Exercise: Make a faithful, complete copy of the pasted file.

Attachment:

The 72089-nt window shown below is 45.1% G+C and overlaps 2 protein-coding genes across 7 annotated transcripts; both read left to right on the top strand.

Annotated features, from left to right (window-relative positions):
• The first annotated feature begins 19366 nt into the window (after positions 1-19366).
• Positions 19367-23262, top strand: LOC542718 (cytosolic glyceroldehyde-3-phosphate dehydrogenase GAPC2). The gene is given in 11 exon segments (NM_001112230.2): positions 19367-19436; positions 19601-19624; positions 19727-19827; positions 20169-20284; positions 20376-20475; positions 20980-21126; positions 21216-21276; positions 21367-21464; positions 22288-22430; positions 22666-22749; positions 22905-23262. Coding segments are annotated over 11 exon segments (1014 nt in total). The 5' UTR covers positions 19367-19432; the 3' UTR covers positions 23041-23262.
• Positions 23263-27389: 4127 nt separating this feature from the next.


The 72089-nt window shown below is 45.1% G+C and overlaps 2 protein-coding genes across 7 annotated transcripts; both read left to right on the top strand.

Annotated features, from left to right (window-relative positions):
• The first annotated feature begins 19366 nt into the window (after positions 1-19366).
• Positions 19367-23262, top strand: LOC542718 (cytosolic glyceroldehyde-3-phosphate dehydrogenase GAPC2). The gene is given in 11 exon segments (NM_001112230.2): positions 19367-19436; positions 19601-19624; positions 19727-19827; positions 20169-20284; positions 20376-20475; positions 20980-21126; positions 21216-21276; positions 21367-21464; positions 22288-22430; positions 22666-22749; positions 22905-23262. Coding segments are annotated over 11 exon segments (1014 nt in total). The 5' UTR covers positions 19367-19432; the 3' UTR covers positions 23041-23262.
• Positions 23263-27389: 4127 nt separating this feature from the next.